Advanced Panorama Technique
Once you’ve played a bit with panoramas, you might want to raise the bar and produce professional-quality images. Here are some secrets the pros use.
[Hack #19] discussed the basics of capturing photos to be stitched into panoramic images, including putting the camera on manual exposure, using a fixed white-balance setting, and maybe even using manual focus. One trick you might not be using to broaden your shots is turning the camera vertically. Though you’ll have to take more shots to span the same 180° scene, you’ll capture more height in your composition.
When positioning the camera, it’s import to keep it level. If your horizon is flat, you can use it as a guide. Better yet, you can use a hot-shoe level [Hack #9] where your flash would normally go. Once the camera has been leveled, don’t continue to fiddle with its alignment; you’ll have a harder time stitching the images together on the computer.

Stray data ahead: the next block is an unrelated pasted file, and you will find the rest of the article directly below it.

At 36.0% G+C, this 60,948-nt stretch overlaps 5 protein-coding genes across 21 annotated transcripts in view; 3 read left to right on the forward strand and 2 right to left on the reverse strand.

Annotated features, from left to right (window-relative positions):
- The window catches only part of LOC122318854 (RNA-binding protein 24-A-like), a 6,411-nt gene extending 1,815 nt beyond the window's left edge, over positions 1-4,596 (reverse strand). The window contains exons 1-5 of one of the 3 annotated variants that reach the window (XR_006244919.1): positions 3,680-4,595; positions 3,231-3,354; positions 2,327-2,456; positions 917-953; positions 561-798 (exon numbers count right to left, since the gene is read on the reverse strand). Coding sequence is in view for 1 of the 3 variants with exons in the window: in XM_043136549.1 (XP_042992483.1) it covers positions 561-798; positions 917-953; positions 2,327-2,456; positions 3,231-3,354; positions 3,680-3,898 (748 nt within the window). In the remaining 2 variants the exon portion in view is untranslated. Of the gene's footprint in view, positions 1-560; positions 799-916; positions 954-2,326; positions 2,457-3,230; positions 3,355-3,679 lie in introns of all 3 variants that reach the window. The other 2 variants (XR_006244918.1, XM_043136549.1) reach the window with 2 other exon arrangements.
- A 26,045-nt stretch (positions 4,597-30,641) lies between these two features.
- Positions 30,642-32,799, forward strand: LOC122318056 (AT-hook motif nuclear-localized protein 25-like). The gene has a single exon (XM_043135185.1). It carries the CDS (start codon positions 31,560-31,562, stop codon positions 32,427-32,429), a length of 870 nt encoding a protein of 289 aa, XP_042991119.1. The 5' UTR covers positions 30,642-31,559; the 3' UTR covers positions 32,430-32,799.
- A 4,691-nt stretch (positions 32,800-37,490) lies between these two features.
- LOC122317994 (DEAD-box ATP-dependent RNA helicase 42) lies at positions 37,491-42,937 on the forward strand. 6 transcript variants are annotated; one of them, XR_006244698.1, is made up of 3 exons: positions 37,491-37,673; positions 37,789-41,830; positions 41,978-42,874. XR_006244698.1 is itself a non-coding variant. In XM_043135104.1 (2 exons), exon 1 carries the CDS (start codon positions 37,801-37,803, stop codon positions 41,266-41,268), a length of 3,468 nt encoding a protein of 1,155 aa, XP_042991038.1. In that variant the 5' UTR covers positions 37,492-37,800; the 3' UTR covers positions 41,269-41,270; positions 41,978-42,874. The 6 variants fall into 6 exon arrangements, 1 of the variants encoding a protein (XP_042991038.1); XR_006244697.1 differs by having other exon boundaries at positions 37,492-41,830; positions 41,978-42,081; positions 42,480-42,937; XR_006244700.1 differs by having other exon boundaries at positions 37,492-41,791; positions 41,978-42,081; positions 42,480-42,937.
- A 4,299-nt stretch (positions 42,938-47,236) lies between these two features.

One of the most important terms related to panoramic photography is parallax . Parallax is the very thing that gives humans depth perception, but it is the enemy of panoramic photography. Here is a demonstration of parallax. Hold your finger out at arm’s length; first close one eye, then the other. You finger moves relative to objects in the background. This is how we perceive depth. Now, while your hand is still out, close one eye again and this time rotate your head. You notice that your finger still moves relative to the background. ...